A male Australian jewel beetle thinks he has found the perfect mate. When the Western Australian beer industry unintentionally produced bottles that mimicked the shiny brown sheen of the female jewel beetle, the males found themselves in what researchers refer to as an `evolutionary trap’.

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    The Australian crab spider (Thomisus spectabilis), does not build webs, but instead lies in wait for its lunch from the safety of a flower. It advertises its presence by reflecting ultraviolet (UV) light.

    For the introduced European honeybee, this UV light acts as an irresistible lure that attracts the bees towards the spiders.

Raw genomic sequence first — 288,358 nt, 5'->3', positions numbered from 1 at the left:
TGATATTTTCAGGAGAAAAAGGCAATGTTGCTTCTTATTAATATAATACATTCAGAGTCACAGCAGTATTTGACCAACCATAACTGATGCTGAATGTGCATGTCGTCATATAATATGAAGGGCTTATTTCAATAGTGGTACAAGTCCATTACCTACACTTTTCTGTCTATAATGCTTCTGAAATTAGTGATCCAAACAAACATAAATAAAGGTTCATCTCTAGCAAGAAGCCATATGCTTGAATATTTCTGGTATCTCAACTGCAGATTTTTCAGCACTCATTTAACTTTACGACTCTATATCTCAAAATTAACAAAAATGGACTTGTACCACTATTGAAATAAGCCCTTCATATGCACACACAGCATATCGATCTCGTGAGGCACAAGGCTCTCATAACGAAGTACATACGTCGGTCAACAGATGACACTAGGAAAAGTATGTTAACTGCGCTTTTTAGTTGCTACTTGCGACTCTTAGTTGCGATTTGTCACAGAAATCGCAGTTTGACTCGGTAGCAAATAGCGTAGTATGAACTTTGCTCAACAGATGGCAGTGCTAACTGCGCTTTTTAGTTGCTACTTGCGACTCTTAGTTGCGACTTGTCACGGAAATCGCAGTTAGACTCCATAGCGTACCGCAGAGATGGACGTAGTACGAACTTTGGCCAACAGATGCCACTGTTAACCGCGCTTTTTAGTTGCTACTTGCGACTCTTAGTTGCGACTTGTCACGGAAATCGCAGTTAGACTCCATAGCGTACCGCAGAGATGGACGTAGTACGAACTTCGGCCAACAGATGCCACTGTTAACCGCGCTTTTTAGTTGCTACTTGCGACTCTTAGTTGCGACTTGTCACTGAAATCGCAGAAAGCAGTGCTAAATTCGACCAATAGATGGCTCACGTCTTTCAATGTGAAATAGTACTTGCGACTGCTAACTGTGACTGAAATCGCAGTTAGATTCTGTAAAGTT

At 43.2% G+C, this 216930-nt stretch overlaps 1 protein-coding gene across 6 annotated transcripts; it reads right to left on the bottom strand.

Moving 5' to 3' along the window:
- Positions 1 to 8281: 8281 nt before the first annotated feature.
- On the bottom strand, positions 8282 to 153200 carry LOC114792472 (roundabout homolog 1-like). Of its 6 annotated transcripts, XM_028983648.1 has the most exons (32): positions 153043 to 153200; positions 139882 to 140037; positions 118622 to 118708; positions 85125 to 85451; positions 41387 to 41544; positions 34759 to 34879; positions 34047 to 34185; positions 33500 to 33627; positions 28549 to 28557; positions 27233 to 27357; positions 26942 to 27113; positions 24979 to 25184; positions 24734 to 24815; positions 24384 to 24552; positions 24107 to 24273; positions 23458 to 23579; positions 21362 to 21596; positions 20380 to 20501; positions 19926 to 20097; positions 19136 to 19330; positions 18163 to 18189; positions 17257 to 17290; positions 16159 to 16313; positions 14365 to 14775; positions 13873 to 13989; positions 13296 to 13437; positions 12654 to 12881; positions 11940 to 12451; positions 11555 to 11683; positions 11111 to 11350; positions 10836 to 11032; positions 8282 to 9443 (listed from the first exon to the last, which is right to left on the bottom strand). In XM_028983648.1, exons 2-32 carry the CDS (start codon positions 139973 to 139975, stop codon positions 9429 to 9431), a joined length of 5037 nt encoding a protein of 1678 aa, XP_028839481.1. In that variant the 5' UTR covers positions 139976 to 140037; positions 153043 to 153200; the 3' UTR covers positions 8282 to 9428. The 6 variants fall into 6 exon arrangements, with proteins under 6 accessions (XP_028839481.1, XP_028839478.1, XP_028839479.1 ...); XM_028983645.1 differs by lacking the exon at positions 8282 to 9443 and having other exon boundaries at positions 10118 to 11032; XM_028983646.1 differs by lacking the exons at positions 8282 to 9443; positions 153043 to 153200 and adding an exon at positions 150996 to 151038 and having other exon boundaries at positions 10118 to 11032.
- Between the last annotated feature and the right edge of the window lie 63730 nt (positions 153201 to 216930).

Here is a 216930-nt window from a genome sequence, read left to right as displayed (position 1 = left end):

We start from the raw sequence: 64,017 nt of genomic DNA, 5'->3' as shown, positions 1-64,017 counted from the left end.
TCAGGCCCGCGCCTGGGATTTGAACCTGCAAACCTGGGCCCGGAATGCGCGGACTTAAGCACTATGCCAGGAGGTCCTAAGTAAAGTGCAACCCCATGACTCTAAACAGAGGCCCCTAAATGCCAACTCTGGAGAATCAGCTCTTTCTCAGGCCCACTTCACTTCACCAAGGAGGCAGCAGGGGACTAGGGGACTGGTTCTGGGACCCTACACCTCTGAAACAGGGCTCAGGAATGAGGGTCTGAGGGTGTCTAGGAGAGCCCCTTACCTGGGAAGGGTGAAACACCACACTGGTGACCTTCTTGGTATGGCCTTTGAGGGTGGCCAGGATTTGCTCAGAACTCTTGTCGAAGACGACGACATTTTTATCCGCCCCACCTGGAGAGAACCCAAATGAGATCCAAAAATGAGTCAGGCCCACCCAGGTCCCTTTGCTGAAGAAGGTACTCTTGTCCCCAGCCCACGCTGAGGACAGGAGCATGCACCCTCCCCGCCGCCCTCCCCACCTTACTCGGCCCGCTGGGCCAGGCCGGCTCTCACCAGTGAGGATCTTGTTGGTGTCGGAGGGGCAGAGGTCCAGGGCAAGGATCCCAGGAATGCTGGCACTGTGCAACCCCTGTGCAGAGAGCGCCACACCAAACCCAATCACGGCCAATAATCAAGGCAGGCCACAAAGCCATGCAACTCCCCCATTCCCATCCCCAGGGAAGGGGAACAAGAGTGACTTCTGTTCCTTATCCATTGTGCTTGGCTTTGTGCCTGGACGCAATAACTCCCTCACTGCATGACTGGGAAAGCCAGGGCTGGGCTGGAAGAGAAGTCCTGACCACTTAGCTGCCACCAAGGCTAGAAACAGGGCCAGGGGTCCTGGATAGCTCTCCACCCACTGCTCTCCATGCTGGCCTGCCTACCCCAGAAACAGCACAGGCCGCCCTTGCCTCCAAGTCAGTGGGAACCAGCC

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    Australian tongue orchids (Cryptostylis), for example, have evolved to mimic the scents and appearance of female wasps (Lissopimpla excelsa), in order to trick male wasps into spreading their pollen.

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Gallery: Bugs mating with beer bottles

By AG STAFF | January 14, 2014

Even the most powerful survival instincts can sometimes lead Australian species astray.